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Q.  How can these materials be requested?

A: Requests for use of program content should be made through individual broadcasters. Please see this fact sheet for detailed instructions.

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Q.  Wasn’t this content already available in the United States via the Internet or other means, and isn’t it still available without having to be requested?

A. It is true that some, but not all, of our broadcasters’ content has been and will continue to be accessible on the Internet, via shortwave radio (depending on signal quality and availability) or on TV outlets where the international footprint for our programs is accessible in this country. However, that makes up only a fraction of the content created by our broadcasters each year. Now our broadcasters can make this material available upon request in broadcast quality. Requesters are obliged to secure U.S. broadcast rights and permissions for any third-party copyrighted content that may be contained in BBG programming.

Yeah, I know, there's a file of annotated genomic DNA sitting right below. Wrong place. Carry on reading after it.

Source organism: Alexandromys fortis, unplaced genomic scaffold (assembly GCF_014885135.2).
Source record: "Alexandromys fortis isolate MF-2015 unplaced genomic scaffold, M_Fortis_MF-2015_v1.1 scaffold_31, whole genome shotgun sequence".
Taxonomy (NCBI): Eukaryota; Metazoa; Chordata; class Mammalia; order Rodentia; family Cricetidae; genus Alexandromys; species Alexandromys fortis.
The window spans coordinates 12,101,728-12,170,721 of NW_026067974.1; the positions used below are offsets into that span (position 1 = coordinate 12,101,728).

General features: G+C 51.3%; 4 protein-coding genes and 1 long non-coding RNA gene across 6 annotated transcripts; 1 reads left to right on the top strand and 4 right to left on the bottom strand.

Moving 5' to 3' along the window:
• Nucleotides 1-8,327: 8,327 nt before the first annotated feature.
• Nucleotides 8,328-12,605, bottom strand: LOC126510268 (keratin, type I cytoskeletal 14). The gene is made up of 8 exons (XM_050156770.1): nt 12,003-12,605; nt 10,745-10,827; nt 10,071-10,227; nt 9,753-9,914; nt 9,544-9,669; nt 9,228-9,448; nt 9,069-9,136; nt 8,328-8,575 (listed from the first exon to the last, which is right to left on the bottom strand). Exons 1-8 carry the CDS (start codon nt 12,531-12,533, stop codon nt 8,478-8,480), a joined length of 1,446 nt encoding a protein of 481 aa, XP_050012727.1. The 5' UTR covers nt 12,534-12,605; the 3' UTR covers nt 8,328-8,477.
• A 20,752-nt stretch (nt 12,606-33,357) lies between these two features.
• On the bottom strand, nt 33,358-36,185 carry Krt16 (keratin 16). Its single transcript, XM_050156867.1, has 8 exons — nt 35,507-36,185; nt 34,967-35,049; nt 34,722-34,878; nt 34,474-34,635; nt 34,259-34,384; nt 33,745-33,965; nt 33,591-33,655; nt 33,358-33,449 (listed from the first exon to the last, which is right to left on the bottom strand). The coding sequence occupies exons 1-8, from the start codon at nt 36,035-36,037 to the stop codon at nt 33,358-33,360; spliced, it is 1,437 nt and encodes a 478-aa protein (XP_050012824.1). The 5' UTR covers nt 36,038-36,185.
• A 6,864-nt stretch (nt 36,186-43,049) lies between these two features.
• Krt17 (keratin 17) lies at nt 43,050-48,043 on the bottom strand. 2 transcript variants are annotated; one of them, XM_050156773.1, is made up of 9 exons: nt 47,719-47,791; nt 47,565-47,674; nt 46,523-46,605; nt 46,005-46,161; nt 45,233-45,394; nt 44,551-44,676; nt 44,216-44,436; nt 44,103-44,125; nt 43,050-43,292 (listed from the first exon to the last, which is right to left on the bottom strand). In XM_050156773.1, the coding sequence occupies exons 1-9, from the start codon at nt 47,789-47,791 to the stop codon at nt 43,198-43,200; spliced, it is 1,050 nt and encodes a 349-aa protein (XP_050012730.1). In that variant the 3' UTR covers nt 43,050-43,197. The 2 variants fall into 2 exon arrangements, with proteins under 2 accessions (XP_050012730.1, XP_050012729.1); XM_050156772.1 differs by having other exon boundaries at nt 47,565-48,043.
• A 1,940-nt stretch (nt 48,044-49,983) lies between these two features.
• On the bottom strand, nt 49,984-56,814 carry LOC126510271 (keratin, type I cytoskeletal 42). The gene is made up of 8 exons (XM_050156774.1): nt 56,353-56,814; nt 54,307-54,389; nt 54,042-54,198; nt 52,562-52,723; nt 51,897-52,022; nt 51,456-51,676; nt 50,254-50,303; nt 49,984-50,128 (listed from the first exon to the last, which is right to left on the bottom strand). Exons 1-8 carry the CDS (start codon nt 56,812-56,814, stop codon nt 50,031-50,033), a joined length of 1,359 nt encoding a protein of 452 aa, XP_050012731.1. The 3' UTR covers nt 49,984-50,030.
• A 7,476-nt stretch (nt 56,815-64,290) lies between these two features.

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Q.  Do you intend to target your programming to émigré communities in this country?

A.  No. Existing law does not allow the BBG to create programs for audiences in the United States, nor do we seek to do that.  But the new law does allow interested U.S. residents to access BBG content, upon request. Historically, organizations operating internationally and representatives of émigré communities – some from areas in conflict — have sought out this reliable news of their home countries and in their native languages.

The modernization of Smith-Mundt will facilitate global connectivity and audience engagement and will provide greater transparency into publicly-funded broadcasting.

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Q.  Is this an attempt to influence or propagandize US citizens?